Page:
U.S. ASTRONAUTS USE PRESSURE SUITS AND SPECIAL HELMETS TO PROTECT THEN FROM THE HOSTILE ENVIRONMENT?
Space Medical Benefits
Airport Runway Safety
Astronaut Duke with space suit and helmet on
St. Luke's Hospital in Denver
Landing scenes from several airport tests
Walter Horne on camera
Super: Walter Horne NASA Project Manager
Commercial planes landing
Cut to landing tests
MU meter car
Water trucks flood runway
Script is copyright Reuters Limited. All rights reserved
Background: U.S. ASTRONAUTS USE PRESSURE SUITS AND SPECIAL HELMETS TO PROTECT THEN FROM THE HOSTILE ENVIRONMENT OF SPACE.
RECENTLY, AT SAINT LUKE'S HOSPITAL IN DENVER A SURGICAL TEAM USED SPACE-TYPE GEAR DURING A LENGTHY HIP-JOINT REPLACEMENT OPERATION. BECAUSE LARGE INCISIONS MUST REMAIN OPEN FOR SEVERAL HOURS DURING THIS TYPE OF SURGERY, THERE IS A GREATER NEED TO PROTECT THE PATIENT FROM INFECTION. DEVELOPED FOR NASA BY THE MARTIN-MARIETTA COMPANY, THE TOTAL SYSTEM INCLUDES A PORTABLE TEN-FOOT-SQUARE CLEAN ROOM SET UP INSIDE A REGULAR OPERATING ROOM. AIR FLOWS THROUGH THE SPECIALLY DESIGNED WALLS FILTERING OUT DUST AND BACTERIA.
ALL MEMBERS OF THE SURGICAL TEAM "UPWIND" OF THE PATIENT WEAR THE ASTRONAUT-TYPE HELMETS WITH VACUUM LINES ATTACHED TO REMOVE THEIR EXHALED AIR.
THE ANAESTHETIST AND OTHERS WORKING "DOWNWIND" FROM THE PATIENT WEAR THE TRADITIONAL SURGICAL MASKS.
THE ANTISEPTIC CLEAN ROOM AT SAINT LUKE'S HOSPITAL IS A GOOD EXAMPLE OF SPACE TECHNOLOGY BEING USED FOR DOWN-TO-EARTH PURPOSES.
THIS PLANE IS MAKING NUMEROUS LANDINGS IN THE INTEREST OF SAFETY. IT IS PART OF A JOINT NASA, FAA, AIR FORCE EFFORT TO IMPROVE JET LANDING SAFETY DURING BAD WEATHER.
Horne Sync and V/O :30
We hope to prevent airplane skidding accidents on wet or slippery runways that are slippery from snow or ice. If we can estimate aircraft performance, and tell the pilot what the slipperiness condition is, if the runway is too slippery to operate on, for those adverse weather conditions, we can dispatch the airplane to an alternate airport, or have the airplane wait until the runway condition is safer, and let the airplane land safely. We hope to prevent airplane skidding accidents.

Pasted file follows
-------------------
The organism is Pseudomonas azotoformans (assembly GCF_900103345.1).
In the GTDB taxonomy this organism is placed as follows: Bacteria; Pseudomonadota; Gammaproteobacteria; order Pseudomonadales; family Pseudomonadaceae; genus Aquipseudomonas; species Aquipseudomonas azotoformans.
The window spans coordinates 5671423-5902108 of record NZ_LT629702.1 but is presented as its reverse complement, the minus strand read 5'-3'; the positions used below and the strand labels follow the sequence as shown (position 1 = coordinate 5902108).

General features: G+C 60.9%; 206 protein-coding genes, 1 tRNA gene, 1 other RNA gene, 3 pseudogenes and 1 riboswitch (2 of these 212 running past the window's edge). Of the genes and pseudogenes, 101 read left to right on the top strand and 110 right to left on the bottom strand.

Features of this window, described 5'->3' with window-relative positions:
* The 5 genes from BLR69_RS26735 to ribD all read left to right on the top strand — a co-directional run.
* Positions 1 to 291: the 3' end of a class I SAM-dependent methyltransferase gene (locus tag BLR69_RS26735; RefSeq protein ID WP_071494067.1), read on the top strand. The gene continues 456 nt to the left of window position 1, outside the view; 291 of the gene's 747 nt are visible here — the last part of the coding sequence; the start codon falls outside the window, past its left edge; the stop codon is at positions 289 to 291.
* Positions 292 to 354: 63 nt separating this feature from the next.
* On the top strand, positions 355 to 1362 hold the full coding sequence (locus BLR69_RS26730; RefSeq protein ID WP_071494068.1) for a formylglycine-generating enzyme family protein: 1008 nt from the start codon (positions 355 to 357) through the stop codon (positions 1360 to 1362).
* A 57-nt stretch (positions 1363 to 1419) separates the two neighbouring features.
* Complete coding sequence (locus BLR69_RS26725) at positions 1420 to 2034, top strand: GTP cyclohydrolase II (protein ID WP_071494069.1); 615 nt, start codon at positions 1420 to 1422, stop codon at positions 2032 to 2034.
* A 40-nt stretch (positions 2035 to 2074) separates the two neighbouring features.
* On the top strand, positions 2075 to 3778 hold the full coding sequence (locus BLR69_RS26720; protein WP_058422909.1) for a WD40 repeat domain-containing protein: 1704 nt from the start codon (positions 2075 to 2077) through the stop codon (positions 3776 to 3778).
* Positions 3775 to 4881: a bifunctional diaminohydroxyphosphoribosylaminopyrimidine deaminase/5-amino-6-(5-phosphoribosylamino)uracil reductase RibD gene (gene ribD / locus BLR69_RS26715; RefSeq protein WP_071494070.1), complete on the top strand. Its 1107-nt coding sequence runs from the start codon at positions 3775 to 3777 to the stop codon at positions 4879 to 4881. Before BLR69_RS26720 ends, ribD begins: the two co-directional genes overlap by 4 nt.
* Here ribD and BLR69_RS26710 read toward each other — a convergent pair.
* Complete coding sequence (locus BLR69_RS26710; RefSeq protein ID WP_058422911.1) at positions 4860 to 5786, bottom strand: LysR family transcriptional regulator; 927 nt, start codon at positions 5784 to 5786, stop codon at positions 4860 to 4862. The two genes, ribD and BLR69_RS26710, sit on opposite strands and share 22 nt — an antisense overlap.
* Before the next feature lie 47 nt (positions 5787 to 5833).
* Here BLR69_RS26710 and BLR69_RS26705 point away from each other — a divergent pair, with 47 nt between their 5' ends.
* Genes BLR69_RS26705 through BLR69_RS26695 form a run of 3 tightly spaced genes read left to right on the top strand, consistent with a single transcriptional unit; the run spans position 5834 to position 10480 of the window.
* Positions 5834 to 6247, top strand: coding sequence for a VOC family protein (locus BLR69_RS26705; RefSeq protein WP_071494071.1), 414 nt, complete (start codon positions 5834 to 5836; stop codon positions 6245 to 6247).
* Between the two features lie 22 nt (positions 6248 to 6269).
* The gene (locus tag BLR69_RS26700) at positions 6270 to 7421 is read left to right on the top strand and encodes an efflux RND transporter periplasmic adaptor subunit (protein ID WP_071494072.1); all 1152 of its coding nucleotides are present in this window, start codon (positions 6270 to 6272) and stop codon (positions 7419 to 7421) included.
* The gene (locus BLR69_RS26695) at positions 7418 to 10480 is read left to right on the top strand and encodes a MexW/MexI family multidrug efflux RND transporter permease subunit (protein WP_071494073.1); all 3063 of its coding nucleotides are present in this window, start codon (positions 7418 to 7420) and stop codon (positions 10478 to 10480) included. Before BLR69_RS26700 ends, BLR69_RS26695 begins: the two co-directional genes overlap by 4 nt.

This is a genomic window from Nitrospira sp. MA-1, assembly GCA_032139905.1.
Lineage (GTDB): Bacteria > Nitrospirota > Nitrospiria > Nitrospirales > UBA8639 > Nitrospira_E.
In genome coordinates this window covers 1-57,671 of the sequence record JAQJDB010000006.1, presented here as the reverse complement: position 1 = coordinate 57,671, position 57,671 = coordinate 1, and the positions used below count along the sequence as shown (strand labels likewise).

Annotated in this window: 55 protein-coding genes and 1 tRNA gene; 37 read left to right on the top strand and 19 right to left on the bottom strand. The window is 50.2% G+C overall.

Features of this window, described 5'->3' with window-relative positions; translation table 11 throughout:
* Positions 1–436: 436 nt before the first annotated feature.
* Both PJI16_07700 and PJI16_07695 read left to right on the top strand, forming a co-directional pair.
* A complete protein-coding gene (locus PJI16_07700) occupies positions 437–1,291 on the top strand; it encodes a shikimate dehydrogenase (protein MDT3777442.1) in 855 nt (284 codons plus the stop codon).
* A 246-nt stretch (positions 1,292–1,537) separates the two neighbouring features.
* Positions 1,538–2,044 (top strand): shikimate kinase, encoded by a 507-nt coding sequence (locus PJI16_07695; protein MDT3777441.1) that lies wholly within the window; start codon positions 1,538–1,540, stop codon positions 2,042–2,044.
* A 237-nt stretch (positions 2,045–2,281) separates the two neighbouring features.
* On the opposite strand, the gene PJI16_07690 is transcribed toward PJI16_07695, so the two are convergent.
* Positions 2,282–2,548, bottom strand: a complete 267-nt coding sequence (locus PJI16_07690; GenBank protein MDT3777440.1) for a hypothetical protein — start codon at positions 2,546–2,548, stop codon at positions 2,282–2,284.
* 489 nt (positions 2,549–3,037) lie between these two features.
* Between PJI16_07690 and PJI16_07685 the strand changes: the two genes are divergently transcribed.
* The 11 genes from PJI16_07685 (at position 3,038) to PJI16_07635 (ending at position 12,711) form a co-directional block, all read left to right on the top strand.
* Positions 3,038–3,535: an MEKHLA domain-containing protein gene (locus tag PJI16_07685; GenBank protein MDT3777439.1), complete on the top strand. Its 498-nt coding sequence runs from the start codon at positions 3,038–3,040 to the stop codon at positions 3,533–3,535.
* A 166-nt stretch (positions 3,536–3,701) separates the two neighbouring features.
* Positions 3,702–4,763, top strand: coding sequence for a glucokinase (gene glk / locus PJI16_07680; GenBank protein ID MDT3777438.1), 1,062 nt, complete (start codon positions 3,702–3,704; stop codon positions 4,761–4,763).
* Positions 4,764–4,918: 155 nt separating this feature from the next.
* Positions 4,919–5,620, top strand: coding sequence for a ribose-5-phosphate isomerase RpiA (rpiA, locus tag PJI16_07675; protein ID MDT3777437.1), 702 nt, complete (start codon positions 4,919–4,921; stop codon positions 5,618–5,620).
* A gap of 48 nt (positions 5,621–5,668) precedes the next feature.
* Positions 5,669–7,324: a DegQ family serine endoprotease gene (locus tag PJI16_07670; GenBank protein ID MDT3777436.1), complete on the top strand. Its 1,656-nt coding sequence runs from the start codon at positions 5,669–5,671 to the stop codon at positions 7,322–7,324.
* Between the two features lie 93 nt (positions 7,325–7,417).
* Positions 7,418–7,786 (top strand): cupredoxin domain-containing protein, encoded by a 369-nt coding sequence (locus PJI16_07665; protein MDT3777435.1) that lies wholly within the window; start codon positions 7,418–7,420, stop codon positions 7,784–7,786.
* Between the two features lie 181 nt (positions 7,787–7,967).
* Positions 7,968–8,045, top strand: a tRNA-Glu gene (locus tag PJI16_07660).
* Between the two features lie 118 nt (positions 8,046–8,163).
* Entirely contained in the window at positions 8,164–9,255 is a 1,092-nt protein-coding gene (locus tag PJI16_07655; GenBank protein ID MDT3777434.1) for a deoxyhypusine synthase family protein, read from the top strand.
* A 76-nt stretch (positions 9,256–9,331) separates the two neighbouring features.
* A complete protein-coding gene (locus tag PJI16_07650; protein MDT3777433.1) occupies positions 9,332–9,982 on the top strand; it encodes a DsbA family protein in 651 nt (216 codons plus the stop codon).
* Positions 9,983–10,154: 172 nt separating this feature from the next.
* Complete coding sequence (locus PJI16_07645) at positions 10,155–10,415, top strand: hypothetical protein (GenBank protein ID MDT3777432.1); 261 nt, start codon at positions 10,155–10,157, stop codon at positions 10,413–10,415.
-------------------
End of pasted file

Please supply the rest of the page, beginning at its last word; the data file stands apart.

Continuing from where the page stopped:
THE DRY LANDING STOPPING DISTANCE OF EVERY TYPE PLANE HAS TO BE CERTIFIED BY THE FAA. USING THIS KNOWN FIGURE, THE RECENTLY COMPLETED RESEARCH PROGRAM IS ATTEMPTING TO PREDICT HOW LONG IT WILL TAKE JETS TO COME TO A STOP ON WET RUNWAYS.
LANDING STUDIES HAVE BEEN MADE AT SIX AIRPORTS AROUND THE COUNTRY FROM CALIFORNIA TO NEW YORK.
USED IN THE TEST PROGRAM IS AN AUTOMOBILE EQUIPPED WITH A DIAGONAL BRAKING SYSTEM TO HELP CONTROL IT WHEN THE WHEELS ARE LOCKED AT HIGH SPEED.
ANOTHER FRICTION-MEASURING VEHICLE MEASURES SIDE FORCES.
DURING A TYPICAL TEST, THE CAR ACCELERATES TO SIXTY MILES PER HOUR...HITS THE BRAKES LOCKING A DIAGONAL PAIR OF WHEELS, AND SLIDES TO A STOP ON THE DRY PAVEMENT.
THEN THE VEHICLE THAT MEASURES SIDE FORCES TRAVELS DOWN THE RUNWAY.
FINALLY, THE 727 ITSELF LANDS AND BRAKES TO A STOP.
AS THE AIRPLANE TAKES OFF AND PREPARES TO LAND AGAIN...
...WATER TRUCKS FLOOD THE RUNWAY. THE JET NOW LANDS ON THE WET SURFACE.
NASA PROJECT MANAGER WALTER HORNE EXPLAINS HOW THE DATA IS BROUGHT TOGETHER.
Horne V/O :30
Our research shows that if we take the wet-to-dry stopping distance ratic we obtained with a car, and compare this with wet-to-dry stopping distance ratio for the aircraft when we have made these tests on a runway like this one here under wet and dry conditions, we find that these ratios are the same, or approximately the same. Therefore, wee can go out on any runway, measure the wet and dry stopping distance ratio of the car, and predict what the aircraft wet stopping distance will be, by means of hits ratio.
AIRPORT RUNWAY STUDIES...AVIATION
SAFETY ON THE GROUND.